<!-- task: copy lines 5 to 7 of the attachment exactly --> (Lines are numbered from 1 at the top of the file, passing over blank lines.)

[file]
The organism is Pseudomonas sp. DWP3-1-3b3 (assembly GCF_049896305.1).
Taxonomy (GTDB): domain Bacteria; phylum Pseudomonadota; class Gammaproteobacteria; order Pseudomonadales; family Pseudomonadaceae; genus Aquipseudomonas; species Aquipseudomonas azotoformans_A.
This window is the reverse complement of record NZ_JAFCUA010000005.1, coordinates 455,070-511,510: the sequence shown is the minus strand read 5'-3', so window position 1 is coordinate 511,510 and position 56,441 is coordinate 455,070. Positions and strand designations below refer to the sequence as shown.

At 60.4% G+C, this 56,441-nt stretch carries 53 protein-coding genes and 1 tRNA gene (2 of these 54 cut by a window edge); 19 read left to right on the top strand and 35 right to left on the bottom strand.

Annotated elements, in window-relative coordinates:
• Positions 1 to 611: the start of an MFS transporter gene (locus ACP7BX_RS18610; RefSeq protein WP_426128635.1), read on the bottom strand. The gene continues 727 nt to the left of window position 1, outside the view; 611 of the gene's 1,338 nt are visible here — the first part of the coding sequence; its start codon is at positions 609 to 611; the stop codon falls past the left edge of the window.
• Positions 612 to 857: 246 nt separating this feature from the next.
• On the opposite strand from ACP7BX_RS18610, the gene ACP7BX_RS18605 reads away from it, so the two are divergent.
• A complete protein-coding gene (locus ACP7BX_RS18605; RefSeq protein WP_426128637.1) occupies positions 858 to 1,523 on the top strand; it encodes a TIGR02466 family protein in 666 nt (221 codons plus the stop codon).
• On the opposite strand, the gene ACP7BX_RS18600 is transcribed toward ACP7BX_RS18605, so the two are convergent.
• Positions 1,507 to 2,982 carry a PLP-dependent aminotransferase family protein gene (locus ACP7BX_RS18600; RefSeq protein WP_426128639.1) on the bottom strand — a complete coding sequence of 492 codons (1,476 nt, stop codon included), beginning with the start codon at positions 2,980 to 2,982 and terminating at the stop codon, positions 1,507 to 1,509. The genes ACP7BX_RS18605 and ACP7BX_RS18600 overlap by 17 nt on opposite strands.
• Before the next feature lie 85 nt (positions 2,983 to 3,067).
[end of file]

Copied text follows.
Annotated elements, in window-relative coordinates:
• Positions 1 to 611: the start of an MFS transporter gene (locus ACP7BX_RS18610; RefSeq protein WP_426128635.1), read on the bottom strand. The gene continues 727 nt to the left of window position 1, outside the view; 611 of the gene's 1,338 nt are visible here — the first part of the coding sequence; its start codon is at positions 609 to 611; the stop codon falls past the left edge of the window.
• Positions 612 to 857: 246 nt separating this feature from the next.